wrong in a society that makes such an
enormous amount of charity work nec
essary? In some circles if one Inti
mates that there is something wrong,
he is classed with the anarchists or
discontented.
The judges of the federal courts are
keeping up the reputation which they
have established as special protectors
of the railroads. The other day they
awarded 3,000,000 acres of land, valued
at $15,000,000, to the Southern Pacific.
That road was given land and bonds
enough to build it twice before this ad
ditional amount was awarded to it
The having a friend that is a court is
worth much more in clean hard cash
than any other thing In all the earth
to a railroad.
Two men got into a row during the
iast campaign. There was a good
deal of talk and then they went to
fighting. One of them had the other
down, a crowd was standing arount
and some of them began to cry out:
"Stop that fight." The fellow on the
underside all at once called out:
"You are right, boys. This fight ought
to be stopped." As all this occurred
before the recent announcement from
the White house, it should not be ap
plied to the Sampson-Schley contest.
The national bankers want more
bonds and as the only way that they
can see to get them is to make silver
dollars redeemable In gold, they are
going to push the Overstreet bill.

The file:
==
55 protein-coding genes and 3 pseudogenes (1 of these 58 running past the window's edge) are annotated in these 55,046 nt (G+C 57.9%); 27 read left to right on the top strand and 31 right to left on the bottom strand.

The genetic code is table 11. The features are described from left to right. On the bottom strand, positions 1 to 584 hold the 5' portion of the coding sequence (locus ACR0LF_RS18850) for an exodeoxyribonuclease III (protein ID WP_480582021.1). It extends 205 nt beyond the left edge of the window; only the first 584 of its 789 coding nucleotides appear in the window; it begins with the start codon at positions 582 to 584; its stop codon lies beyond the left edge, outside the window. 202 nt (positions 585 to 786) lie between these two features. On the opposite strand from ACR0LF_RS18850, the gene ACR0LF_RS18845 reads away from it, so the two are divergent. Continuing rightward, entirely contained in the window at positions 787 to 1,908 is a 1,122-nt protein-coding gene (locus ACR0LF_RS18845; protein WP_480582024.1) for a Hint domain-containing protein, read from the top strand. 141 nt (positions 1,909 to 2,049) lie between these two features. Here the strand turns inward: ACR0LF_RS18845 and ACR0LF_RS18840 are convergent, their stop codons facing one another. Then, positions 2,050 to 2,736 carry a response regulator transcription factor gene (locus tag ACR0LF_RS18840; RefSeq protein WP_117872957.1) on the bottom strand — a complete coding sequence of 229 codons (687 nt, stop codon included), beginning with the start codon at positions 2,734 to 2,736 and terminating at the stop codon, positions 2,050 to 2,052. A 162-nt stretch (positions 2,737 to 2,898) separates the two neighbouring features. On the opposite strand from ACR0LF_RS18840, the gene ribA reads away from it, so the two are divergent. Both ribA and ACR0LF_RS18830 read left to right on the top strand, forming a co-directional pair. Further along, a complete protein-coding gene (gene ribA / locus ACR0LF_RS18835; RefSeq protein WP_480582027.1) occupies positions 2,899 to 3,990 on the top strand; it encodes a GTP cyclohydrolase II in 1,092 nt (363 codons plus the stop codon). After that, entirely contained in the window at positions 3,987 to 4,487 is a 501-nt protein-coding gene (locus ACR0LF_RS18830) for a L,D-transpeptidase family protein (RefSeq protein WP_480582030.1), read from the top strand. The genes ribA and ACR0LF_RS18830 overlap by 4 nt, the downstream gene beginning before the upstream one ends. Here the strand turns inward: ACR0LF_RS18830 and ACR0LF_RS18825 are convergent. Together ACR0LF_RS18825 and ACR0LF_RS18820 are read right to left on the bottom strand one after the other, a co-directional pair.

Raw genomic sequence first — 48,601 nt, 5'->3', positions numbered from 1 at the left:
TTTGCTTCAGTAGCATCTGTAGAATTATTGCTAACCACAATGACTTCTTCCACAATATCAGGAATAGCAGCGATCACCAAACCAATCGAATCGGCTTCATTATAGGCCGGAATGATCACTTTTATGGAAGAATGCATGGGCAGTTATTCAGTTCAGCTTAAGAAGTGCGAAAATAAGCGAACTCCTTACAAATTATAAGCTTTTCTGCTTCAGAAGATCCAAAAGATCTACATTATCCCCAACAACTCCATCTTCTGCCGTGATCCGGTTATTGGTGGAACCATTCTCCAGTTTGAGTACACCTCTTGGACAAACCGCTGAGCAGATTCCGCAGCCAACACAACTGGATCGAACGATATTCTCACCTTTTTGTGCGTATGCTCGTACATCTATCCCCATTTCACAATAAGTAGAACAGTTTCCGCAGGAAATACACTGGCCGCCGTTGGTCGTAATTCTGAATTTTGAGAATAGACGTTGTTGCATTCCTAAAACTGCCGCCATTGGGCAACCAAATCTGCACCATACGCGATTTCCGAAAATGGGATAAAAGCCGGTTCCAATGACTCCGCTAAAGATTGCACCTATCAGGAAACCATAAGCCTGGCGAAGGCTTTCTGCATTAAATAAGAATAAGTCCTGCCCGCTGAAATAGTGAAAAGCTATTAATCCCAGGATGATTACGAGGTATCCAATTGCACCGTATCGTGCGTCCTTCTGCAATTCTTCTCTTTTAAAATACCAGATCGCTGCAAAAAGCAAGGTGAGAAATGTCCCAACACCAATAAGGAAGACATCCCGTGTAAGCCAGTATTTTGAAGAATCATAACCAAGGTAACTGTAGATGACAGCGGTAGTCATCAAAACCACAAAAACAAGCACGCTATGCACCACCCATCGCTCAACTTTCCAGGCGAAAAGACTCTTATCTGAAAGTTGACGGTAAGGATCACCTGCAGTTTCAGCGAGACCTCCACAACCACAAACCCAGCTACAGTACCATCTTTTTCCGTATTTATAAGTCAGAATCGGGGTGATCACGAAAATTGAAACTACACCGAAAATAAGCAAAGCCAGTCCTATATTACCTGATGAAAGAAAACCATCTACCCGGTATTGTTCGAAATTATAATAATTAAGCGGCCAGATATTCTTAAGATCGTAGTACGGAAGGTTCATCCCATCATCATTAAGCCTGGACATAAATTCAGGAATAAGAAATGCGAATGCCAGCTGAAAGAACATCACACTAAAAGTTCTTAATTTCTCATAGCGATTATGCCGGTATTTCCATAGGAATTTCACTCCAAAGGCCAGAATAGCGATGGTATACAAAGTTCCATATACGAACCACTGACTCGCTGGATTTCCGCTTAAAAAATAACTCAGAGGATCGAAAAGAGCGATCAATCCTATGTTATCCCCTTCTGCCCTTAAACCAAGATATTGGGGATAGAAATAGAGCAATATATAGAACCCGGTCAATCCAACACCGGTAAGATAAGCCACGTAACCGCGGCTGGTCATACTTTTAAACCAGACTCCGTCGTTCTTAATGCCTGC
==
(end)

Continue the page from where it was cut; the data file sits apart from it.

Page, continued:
They think that by so doing they cau
create an endless chain with which
to draw gold out of the treasury tnat
will boat the old one two to one Id
that game lies the possibility of $500.
000,000 more bonds and that makes
the national banker laugh until he haa
to hold his sides when he thinks of It.
The Emperor of Corea has a differ
ent way of treating embezzlers from
the Governor of Nebraska. An over
hauling of the books revealed the fact
that a large sum of money had been
embezzled by public officials and he
issued an order that every one of
them proven guilty of stealing more
than 2,000t.yen ($1,000) should be exe
cuted. The Nebraska embezzler who
stole the equivalent of 1,600.000 yen
was freely pardoned and Tim Sedg
wic k says that the Nebraska em
bezzler was only a philanthropist In
disguise.
There is one thing that corporation
journals carefully keep from the
knowjedge of the farmers who vote
the republican ticket. ' High rates of
freight take the value out of land as
certainly as an arid climate. When
the corporations gather in all the pro
fits of farming" through their rates.
land values disappear. With low rate i.
land values rise. Farmers who vote
for the corporation party, vote to take